Management Impact on Sustainability of Native Legume Component of Warm-season Grass Pastures

Project Overview

Project Type: On-Farm Research
Funds awarded in 2014: $14,308.00
Projected End Date: 03/14/2017
Grant Recipient: LSU
Region: Southern
State: Louisiana
Principal Investigator:

Annual Reports


  • Agronomic: general hay and forage crops, grass (misc. perennial), hay
  • Additional Plants: native plants
  • Animals: bovine
  • Animal Products: dairy


  • Animal Production: grazing management, stockpiled forages, feed/forage

    Proposal abstract:

    A pasture with a natural extensive stand of herbaceous mimosa in Franklin Parish Louisiana will be used to evaluate responses of the legume to defoliation treatments. These will include continuation of the management approach that includes some grazing rotation which has allowed the legume to survive in a commercial pasture production system and less-frequent defoliation involving protection from grazing using exclusion cages to provide deferment from grazing during either spring (May and June), summer (July and August), or autumn (September and October). Since herbaceous mimosa is seldom more than a minor component of frequently grazed pastures despite wide adaptation, grazing management approaches contributing to vigor and expansion of populations of the legume are of particular interest. Populations of this legume spread readily under favorable conditions from both extensive stolon growth and vigorous seed production. Increases in vigor and growth could also contribute to greater forage productivity and opportunity for increased nitrogen fixation. Effects of the three deferment treatments (caged sites) on seasonal distribution of forage, forage nutritive value through the growing season, seed production, and density of the legume stands will be determined by sampling in late June, late August, and late October at the end of each of the three grazing deferment periods. Each of these treatments will be replicated three times for a total of nine caged sites. Caged sites for a particular season and three unique uncaged sites will be sampled at the end of the respective seasons. (June sampling will be from the spring-deferred treatment and three non-caged sites.) Sites caged in spring will be sampled again in August and October (but not from previously clipped portions of the area) to assess any residual effects of the treatment. Sites caged in summer will also be sampled in October to assess residual effects. Overall treatment effects will be assessed with ratings of stand density and plant vigor as new growth is initiated the following spring after winter dormancy and compared with pre-treatment stand density measures to be made at initiation of the experiment. Treatments will be continued at the same sites through the second year.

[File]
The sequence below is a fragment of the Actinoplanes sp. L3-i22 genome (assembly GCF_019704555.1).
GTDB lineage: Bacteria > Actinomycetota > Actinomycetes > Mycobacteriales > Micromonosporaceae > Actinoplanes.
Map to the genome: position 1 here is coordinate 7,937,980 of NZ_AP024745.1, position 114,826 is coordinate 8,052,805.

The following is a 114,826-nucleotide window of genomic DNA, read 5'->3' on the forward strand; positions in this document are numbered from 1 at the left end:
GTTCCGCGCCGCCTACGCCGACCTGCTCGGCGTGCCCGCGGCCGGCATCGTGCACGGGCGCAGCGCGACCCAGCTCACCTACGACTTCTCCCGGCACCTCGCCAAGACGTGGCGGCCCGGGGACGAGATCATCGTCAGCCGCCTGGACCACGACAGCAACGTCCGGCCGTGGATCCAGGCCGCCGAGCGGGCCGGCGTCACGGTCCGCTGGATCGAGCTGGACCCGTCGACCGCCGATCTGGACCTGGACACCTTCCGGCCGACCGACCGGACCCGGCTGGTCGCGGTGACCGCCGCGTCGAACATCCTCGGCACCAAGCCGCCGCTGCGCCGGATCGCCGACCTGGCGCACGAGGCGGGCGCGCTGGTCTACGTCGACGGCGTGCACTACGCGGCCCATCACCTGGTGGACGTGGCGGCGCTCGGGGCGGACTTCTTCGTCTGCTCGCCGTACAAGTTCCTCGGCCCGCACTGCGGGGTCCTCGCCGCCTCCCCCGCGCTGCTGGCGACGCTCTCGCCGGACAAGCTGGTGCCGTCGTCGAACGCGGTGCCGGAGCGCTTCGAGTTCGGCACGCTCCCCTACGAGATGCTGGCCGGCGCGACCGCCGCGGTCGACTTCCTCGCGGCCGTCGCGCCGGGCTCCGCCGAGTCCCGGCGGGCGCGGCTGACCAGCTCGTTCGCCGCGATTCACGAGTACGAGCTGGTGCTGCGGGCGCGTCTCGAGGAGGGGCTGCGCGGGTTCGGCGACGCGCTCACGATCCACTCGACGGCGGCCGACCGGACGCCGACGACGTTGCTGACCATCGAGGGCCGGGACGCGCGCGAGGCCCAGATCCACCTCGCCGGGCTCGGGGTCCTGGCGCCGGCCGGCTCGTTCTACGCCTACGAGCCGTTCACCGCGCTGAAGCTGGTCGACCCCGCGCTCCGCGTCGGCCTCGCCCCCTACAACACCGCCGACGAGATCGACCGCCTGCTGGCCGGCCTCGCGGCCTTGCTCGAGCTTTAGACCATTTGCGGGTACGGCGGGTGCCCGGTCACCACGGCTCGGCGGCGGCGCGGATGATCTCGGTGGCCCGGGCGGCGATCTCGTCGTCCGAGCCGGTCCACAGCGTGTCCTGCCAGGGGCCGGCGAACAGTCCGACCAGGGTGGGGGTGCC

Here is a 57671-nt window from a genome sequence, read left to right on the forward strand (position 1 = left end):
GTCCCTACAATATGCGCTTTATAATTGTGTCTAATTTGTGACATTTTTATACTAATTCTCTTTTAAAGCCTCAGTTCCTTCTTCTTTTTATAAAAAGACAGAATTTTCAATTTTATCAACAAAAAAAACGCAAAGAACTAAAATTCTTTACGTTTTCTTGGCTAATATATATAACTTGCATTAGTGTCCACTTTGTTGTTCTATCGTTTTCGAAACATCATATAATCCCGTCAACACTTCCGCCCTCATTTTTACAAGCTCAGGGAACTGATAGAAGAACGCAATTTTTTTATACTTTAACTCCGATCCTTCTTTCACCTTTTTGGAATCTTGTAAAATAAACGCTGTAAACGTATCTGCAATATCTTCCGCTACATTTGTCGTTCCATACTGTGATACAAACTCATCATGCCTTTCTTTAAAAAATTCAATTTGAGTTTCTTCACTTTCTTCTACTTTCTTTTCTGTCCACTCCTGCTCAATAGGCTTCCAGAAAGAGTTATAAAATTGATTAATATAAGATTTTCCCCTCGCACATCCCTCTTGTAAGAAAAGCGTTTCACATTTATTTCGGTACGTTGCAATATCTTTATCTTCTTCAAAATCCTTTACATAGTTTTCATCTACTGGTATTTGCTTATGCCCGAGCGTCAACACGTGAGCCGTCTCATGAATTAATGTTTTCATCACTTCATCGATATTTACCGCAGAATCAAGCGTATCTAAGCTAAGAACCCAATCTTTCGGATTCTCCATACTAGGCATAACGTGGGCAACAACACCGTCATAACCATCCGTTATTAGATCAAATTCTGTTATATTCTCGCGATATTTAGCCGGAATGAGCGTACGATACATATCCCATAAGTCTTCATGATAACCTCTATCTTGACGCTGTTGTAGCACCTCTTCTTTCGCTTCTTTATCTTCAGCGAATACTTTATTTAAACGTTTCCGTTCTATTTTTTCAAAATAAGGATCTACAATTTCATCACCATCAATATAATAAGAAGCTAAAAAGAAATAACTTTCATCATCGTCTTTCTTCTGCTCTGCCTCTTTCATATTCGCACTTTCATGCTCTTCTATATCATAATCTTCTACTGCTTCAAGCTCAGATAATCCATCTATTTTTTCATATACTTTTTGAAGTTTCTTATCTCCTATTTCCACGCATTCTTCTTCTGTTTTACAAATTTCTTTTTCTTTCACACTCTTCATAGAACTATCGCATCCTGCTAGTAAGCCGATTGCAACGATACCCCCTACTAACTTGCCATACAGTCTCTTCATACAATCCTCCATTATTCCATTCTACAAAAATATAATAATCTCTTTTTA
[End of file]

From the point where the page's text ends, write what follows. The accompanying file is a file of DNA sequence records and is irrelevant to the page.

Project objectives from proposal:

    Gain an understanding of the impact of grazing deferment management strategies on sustainability of herbaceous mimosa in pastures which should provide a basis for more widespread utilization of this native legume.

    Any opinions, findings, conclusions, or recommendations expressed in this publication are those of the author(s) and do not necessarily reflect the view of the U.S. Department of Agriculture or SARE.